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3 common mistakes we navigation mistakes – and how to avoid them.

How your website functions are of vital importance to your business: it’s a portal for the entire online world (current population: 4.7 billion people) to see what you are all about.

First things first: the ways users actually navigate around your site is critical to their experience. It’s inextricably linked with everything else important: your marketing strategies, UX, sales funnels, and traffic generation (to name but a few).

There are some incredibly easy to make mistakes, however, when it comes to web navigation. Luckily, we’ve got solutions for you.

Mistake #1: Using a non-standard style.

In many walks of life, it pays to stand out from the crowd. Web navigation is quite the opposite: being conventional is the very best decision you can make. Why? Because over the last twenty years, consumers have become extremely used to standard methods of navigation: we’re almost hardwired to understand certain visual hierarchies. For example, a navigation menu at the top or left-hand side of your page, a vertical scroll, reading from left to right, etc.

If users are confronted with a confusing new alternative (no matter how creative or different you think it is), they’re going to move and look for something recognisable.

Tip: look at some of the most popular sites on the web. Learn from them – seek to emulate their design, and don’t deviate too far from conventions.

Mistake #2: Confusing drop-down menus.

Several usability studies have shown that top-level navigation is consistently favoured by consumers. That means you’ve got to try as best you can to keep

things clear and simple, without dozens of options – long, detailed drop downs can be extremely irksome for most users, particularly on tablets or mobile devices. The average human’s short-term memory can only hold 7 items, so dropdowns with anything around that number are teetering on the brink of being unusable. You might have to rethink your design if that’s the case for you.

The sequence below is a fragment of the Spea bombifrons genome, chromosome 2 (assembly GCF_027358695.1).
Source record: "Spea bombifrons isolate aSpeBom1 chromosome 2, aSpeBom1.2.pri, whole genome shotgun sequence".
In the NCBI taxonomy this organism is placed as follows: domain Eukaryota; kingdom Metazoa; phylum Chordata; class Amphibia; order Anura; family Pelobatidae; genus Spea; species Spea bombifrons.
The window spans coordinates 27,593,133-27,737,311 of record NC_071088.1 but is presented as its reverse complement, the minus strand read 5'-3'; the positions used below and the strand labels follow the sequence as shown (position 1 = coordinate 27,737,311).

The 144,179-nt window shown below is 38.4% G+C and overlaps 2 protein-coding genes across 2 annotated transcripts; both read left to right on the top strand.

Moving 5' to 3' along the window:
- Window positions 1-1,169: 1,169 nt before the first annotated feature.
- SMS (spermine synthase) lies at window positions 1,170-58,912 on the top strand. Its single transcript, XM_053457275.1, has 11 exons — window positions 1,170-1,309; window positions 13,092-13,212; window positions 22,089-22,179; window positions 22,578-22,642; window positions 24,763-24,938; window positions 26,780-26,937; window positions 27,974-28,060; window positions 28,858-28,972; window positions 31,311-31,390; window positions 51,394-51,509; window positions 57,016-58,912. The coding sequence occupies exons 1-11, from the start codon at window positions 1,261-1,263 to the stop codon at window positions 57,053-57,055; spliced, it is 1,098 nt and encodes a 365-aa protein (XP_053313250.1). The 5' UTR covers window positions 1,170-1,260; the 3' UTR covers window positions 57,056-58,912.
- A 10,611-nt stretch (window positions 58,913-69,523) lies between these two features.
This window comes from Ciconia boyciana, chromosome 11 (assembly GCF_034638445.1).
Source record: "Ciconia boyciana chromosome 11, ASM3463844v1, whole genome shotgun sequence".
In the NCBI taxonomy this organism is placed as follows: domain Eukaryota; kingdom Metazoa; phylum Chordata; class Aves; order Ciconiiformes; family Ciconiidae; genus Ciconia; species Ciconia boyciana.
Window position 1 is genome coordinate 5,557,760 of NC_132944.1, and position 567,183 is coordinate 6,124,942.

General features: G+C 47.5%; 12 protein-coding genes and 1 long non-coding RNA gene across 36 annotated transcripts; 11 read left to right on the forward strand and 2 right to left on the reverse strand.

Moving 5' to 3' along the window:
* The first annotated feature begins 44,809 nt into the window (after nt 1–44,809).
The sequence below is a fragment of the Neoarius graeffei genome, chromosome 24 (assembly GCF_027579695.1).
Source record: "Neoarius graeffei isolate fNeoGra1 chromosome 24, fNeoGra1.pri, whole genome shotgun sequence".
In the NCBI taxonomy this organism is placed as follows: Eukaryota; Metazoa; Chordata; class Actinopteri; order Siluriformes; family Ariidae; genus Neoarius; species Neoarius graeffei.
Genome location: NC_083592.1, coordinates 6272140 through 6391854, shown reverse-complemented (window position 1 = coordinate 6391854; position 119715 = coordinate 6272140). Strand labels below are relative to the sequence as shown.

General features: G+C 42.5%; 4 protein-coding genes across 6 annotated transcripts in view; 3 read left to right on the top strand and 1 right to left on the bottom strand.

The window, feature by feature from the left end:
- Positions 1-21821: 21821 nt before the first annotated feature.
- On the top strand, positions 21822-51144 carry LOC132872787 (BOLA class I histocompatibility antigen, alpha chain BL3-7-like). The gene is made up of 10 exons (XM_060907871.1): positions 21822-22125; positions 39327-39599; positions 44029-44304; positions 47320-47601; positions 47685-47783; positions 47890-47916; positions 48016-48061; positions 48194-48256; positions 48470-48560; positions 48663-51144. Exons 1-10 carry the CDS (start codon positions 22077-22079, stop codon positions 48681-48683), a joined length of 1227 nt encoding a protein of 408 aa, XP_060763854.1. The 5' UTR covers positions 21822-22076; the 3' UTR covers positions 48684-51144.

Tip: try to consolidate smaller pages into large, ‘grouped’ pages. Keep drop downs clear, simple, and short.

Mistake #3: Forgetting visual hierarchies.

The first and last of anything inevitably gain the most attention. For you and your business, your most important pages are more likely than not going to be something along the lines of the ‘buy now’, ‘contact’ or ‘services’ pages.

Far too many websites have these critical pages hidden directly in the middle of navigation menus, severely impeding potential customers’ ability to get there without being disrupted or distracted by pages which should be supplementary – not stealing the show.

Tip: bunch auxiliary or inessential pages towards the middle of any navigation menu, placing the critical pages either at the beginning or end (staying mindful of your potential user’s journey throughout).

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